Here’s Why I Canceled My Subscription to SciAm After 30 Years

The second magazine subscription I ever had was to Scientific American. I think I was still in high school at the time. For the first 20 or so years, I read most issues cover to cover within a week of getting them. Gradually, my interest tapered off, as the articles became less scientific and more American. Finally, the articles, tucked between ads for Range Rovers and jewelry, became, at the same time, so dumbed down and so in complete harmony with Big Government politics I couldn’t take it. I canceled my subscription.

Now comes this masterpiece from Michael Shermer with the promising title. But, alas! he’s just taking pot-shots at people he doesn’t like (just like he used to in his Skeptic magazine – which I also subscribed to for a year or two, until I realized the ratio of actual information to smug and condescending BS was approaching zero.

He starts out throwing around percentages, because that’s all scientifilicious:

58 percent of Republicans believe that God created humans in their present form within the last 10,000 years,” compared with 41 percent of Democrats. A 2011 survey by the Public Religion Research Institute found that 81 percent of Democrats but only 49 percent of Republicans believe that Earth is getting warmer.

Now, while I don’t dispute there’s a high degree of ignorance of science out there*, I do have to wonder about a couple things. It seems the survey is asking what people “believe”. If someone asked me if I believed in science and my options were Yes/No/Not Sure, I’d have to say No. I accept science as the correct and privileged method to understanding the material world. I provisionally accept the conclusions of validly conducted scientific inquiry. But I don’t *believe* in science.

And I’d also like to see the exact questions and possible answers to the survey, and maybe see an explanation of the methodology. For example, were the surveys done on college campuses? On Sundays at the door of the 4-Square Bible-Thumping True Gospel Church? On Ashby Street in Berkeley? Are the questions unambiguous and not leading? It does matter. In any event, surveys are not science, so we’re now defending science with non-science. And Shermer is a smart guy, and his knows this. He just doesn’t care to be skeptical when what he ought to be skeptical of bolsters his position.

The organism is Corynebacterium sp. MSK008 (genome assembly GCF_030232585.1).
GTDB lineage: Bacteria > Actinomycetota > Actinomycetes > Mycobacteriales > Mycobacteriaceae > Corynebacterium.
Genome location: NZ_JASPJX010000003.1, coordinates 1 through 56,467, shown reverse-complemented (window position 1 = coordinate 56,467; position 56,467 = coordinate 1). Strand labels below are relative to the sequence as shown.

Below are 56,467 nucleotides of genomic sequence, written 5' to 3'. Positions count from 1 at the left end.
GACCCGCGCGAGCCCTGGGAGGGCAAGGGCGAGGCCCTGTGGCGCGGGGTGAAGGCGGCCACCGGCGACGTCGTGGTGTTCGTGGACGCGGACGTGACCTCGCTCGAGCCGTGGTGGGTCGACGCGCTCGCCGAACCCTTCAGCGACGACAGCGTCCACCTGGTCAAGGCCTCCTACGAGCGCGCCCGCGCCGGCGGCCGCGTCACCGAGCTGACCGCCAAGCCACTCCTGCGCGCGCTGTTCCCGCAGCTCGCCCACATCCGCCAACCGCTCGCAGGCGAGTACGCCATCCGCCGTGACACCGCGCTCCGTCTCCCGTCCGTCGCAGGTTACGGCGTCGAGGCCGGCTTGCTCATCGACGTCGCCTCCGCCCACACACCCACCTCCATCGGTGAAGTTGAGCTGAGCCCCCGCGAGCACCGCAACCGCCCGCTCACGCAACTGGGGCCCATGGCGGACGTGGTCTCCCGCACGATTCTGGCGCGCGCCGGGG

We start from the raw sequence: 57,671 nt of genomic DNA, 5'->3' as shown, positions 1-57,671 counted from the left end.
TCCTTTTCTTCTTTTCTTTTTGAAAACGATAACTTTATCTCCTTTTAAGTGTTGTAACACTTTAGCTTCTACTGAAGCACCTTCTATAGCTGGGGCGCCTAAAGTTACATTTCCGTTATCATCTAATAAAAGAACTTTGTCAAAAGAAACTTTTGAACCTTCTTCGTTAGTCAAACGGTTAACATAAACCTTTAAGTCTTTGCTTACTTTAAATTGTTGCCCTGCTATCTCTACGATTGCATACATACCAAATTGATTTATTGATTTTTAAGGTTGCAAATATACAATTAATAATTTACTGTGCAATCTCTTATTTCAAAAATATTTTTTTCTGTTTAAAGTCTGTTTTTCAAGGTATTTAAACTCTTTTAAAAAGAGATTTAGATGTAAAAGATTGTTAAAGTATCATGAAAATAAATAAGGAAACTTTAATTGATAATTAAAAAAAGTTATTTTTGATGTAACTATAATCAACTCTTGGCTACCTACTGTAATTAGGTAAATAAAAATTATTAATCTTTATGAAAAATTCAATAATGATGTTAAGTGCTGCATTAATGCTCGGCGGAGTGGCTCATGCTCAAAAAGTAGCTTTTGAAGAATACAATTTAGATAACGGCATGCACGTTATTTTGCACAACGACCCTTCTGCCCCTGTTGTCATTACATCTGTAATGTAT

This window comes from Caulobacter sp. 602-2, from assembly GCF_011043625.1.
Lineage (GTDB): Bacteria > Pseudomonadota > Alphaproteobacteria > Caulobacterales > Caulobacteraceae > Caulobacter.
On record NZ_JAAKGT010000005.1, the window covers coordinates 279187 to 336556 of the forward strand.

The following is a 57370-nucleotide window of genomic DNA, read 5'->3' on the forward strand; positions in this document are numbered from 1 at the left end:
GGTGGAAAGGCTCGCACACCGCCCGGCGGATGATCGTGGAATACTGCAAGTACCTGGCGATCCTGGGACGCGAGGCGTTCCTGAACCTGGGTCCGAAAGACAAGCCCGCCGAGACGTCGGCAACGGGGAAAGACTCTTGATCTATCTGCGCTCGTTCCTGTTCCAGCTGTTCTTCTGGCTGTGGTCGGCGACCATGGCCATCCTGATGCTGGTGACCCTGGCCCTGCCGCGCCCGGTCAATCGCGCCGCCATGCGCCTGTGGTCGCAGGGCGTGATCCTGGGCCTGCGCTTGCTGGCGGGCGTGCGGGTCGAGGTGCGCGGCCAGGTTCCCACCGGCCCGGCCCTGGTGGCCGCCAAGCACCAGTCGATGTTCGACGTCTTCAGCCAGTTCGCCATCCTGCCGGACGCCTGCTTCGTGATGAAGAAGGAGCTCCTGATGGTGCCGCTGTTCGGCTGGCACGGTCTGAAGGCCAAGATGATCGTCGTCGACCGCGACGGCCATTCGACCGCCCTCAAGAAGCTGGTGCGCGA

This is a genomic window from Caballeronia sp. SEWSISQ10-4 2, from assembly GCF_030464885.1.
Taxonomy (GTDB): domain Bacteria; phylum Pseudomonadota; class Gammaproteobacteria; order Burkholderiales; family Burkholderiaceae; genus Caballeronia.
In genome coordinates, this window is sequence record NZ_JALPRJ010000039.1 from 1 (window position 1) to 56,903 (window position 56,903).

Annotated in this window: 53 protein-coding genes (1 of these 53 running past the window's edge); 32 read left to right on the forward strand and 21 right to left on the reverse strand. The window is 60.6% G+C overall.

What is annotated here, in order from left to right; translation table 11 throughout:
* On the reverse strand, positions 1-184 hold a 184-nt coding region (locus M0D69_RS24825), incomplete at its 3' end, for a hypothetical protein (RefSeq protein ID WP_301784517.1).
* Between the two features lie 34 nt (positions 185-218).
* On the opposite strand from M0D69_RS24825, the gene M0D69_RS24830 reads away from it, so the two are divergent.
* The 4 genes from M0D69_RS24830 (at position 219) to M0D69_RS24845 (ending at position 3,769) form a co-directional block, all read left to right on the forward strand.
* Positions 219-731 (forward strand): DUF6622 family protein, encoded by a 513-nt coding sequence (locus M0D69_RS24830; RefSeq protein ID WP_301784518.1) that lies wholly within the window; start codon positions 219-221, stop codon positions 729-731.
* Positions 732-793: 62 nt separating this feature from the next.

Next, it gets egregious:

Many conservatives seem to grant early-stage embryos a moral standing that is higher than that of adults suffering from debilitating diseases potentially curable through stem cells.

Whoa, there! What is the scientific basis for challenging whatever moral standing anyone else cares to give anything? That’s your Philosophy 101 question right there. So, the lab coat parts, and we see – a willfully ignorant partisan bigot. Shocking, I know. And note the by now traditional refusal to acknowledge that almost all medical progress has been made using non-embryonic stems cells – to which virtually no one objects – rather than the highly objectionable embryonic stem cells. ‘Potentially curable’ is a broad claim – so broad as to be meaningless except as propoganda. Diseases are potentially curable by bloodletting and trepanation – or by sacrificing virgins to the gods. Yes, there are some ‘cures’ that we refuse to try – it’s that pesky moral value again.

And most recently, Missouri Republican senatorial candidate Todd Akin gaffed on the ability of women’s bodies to avoid pregnancy in the event of a “legitimate rape.” It gets worse.

Without downplaying the magnitude or offensiveness of Akin’s gaffe, it’s a gaffe. Perhaps it would have illustrated his point better, keeping with the promise of the title, if he’d have quoted any number of liberal politicians saying stupid things about fracking or nuclear power or SETI. Or, even better, talk about all the New Age liberals. (I live in NoCal, where shakra-adjusting crystal waving Obama devotees are as common as – something really common.)  I’d agree it’s scientific ignorance to believe sex, even ‘legitimate rape’, doesn’t cause babies. If that’s what he’s getting at.